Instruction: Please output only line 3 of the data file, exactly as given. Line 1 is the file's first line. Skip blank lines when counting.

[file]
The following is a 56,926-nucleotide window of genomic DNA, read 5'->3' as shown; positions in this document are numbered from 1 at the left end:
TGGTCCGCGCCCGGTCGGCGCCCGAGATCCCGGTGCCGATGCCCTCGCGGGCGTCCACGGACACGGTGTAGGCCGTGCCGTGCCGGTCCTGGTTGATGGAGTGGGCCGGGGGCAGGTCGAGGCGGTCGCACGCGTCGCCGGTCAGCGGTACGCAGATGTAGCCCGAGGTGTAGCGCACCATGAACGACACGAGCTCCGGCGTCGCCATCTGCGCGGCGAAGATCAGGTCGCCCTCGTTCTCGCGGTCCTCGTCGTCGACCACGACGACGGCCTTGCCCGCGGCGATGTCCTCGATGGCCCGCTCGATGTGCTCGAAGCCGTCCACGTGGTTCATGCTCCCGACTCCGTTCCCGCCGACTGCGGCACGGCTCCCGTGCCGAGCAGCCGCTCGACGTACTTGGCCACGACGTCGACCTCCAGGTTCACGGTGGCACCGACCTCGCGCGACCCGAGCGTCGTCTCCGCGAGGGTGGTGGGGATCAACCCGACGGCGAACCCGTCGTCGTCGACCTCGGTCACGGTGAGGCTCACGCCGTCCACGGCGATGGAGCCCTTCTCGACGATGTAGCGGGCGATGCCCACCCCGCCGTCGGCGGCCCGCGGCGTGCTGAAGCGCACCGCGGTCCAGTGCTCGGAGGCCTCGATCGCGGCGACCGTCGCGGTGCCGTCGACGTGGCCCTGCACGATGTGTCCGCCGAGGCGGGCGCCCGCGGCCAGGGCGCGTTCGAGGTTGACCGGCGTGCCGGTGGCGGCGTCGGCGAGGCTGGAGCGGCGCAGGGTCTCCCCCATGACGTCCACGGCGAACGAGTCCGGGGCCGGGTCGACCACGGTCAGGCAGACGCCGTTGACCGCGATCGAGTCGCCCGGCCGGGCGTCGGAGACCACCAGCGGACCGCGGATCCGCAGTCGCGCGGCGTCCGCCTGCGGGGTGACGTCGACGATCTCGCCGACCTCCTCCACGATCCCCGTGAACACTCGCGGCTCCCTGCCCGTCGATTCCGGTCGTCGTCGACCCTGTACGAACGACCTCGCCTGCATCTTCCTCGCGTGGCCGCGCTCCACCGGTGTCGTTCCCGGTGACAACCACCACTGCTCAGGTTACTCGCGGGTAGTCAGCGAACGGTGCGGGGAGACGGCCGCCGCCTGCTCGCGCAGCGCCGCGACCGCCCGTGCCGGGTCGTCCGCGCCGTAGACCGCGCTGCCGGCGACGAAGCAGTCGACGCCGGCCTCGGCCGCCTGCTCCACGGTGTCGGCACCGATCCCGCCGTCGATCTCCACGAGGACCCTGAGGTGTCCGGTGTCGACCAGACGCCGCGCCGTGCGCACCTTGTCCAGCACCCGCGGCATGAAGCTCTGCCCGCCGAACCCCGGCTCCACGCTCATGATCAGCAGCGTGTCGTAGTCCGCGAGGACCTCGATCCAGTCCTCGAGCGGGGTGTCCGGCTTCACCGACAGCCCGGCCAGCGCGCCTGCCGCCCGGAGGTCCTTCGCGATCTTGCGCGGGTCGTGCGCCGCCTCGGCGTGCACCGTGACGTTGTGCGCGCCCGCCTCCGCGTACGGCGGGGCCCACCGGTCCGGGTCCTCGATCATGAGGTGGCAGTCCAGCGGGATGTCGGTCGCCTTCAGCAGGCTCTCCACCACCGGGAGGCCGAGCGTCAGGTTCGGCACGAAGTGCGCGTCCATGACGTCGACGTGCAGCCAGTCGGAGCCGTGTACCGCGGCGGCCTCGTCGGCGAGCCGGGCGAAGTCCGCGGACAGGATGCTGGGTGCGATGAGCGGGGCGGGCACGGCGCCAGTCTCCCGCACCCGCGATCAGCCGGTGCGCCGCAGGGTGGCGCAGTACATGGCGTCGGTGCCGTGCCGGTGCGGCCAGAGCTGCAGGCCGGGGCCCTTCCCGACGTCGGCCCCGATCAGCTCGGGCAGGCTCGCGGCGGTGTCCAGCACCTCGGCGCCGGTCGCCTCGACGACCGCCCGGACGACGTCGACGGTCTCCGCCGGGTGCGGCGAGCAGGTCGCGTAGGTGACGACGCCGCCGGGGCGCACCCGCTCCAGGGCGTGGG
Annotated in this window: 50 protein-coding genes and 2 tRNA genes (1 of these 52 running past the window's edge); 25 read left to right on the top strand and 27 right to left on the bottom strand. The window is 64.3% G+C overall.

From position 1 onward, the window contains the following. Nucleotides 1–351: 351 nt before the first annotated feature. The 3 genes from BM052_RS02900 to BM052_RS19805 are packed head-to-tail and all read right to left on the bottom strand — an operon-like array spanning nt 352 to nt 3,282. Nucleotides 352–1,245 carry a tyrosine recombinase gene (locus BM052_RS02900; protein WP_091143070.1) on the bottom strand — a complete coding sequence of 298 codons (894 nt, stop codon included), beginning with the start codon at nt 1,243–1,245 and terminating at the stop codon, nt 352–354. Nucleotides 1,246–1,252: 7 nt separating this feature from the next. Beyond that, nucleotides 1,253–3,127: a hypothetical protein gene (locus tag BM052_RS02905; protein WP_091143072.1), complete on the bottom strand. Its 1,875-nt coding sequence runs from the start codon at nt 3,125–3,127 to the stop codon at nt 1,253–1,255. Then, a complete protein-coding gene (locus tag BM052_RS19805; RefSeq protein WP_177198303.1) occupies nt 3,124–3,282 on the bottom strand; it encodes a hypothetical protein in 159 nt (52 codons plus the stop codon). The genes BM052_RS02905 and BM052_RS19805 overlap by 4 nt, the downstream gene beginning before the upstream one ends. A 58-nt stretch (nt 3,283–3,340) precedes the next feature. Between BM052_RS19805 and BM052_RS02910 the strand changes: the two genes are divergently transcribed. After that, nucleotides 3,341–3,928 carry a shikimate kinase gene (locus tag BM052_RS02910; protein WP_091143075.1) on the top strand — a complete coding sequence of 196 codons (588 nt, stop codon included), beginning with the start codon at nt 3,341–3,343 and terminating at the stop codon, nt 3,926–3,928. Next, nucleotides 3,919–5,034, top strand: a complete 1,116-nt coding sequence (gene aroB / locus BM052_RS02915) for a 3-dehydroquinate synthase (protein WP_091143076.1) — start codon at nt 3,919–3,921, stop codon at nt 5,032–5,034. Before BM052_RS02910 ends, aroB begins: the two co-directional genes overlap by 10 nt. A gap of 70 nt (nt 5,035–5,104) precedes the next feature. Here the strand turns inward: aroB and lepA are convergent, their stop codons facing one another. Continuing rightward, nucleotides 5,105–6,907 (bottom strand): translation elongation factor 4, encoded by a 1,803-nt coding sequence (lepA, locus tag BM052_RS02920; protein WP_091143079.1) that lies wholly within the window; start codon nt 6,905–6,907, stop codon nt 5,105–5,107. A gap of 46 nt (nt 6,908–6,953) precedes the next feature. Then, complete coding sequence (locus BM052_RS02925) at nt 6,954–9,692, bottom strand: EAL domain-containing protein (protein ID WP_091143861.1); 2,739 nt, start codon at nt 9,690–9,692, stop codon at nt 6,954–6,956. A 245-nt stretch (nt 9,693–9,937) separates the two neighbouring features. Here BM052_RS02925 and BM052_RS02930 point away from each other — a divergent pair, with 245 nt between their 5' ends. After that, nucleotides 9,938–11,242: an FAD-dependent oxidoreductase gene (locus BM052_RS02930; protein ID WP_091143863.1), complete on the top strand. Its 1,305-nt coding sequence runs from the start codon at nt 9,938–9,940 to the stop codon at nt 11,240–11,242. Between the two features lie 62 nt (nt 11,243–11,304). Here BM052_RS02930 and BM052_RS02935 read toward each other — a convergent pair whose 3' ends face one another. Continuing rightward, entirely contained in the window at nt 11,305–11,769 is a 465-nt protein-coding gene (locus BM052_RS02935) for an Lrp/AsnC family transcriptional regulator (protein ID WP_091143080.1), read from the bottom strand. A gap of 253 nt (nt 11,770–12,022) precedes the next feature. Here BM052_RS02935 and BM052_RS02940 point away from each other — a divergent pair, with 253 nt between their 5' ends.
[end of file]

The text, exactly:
Annotated in this window: 50 protein-coding genes and 2 tRNA genes (1 of these 52 running past the window's edge); 25 read left to right on the top strand and 27 right to left on the bottom strand. The window is 64.3% G+C overall.